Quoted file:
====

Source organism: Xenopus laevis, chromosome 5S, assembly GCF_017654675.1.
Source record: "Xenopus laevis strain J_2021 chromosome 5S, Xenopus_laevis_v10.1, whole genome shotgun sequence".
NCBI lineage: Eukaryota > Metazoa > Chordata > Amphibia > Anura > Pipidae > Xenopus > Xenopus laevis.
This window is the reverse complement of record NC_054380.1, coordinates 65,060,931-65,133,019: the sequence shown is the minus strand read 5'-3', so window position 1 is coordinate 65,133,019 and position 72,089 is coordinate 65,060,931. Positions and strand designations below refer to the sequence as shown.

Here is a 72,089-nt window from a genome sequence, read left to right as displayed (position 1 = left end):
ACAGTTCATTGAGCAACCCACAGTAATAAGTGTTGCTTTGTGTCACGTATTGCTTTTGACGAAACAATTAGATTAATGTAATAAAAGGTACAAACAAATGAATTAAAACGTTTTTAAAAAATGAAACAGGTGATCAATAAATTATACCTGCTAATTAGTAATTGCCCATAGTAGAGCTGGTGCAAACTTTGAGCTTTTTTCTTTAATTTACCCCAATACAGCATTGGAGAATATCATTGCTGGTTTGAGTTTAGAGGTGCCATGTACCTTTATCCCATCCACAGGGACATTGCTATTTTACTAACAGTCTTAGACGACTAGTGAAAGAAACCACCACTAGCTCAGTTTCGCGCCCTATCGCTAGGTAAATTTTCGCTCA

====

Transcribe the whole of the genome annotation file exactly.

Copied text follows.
Source organism: Xenopus laevis, chromosome 5S, assembly GCF_017654675.1.
Source record: "Xenopus laevis strain J_2021 chromosome 5S, Xenopus_laevis_v10.1, whole genome shotgun sequence".
NCBI lineage: Eukaryota > Metazoa > Chordata > Amphibia > Anura > Pipidae > Xenopus > Xenopus laevis.
This window is the reverse complement of record NC_054380.1, coordinates 65,060,931-65,133,019: the sequence shown is the minus strand read 5'-3', so window position 1 is coordinate 65,133,019 and position 72,089 is coordinate 65,060,931. Positions and strand designations below refer to the sequence as shown.

Here is a 72,089-nt window from a genome sequence, read left to right as displayed (position 1 = left end):
ACAGTTCATTGAGCAACCCACAGTAATAAGTGTTGCTTTGTGTCACGTATTGCTTTTGACGAAACAATTAGATTAATGTAATAAAAGGTACAAACAAATGAATTAAAACGTTTTTAAAAAATGAAACAGGTGATCAATAAATTATACCTGCTAATTAGTAATTGCCCATAGTAGAGCTGGTGCAAACTTTGAGCTTTTTTCTTTAATTTACCCCAATACAGCATTGGAGAATATCATTGCTGGTTTGAGTTTAGAGGTGCCATGTACCTTTATCCCATCCACAGGGACATTGCTATTTTACTAACAGTCTTAGACGACTAGTGAAAGAAACCACCACTAGCTCAGTTTCGCGCCCTATCGCTAGGTAAATTTTCGCTCA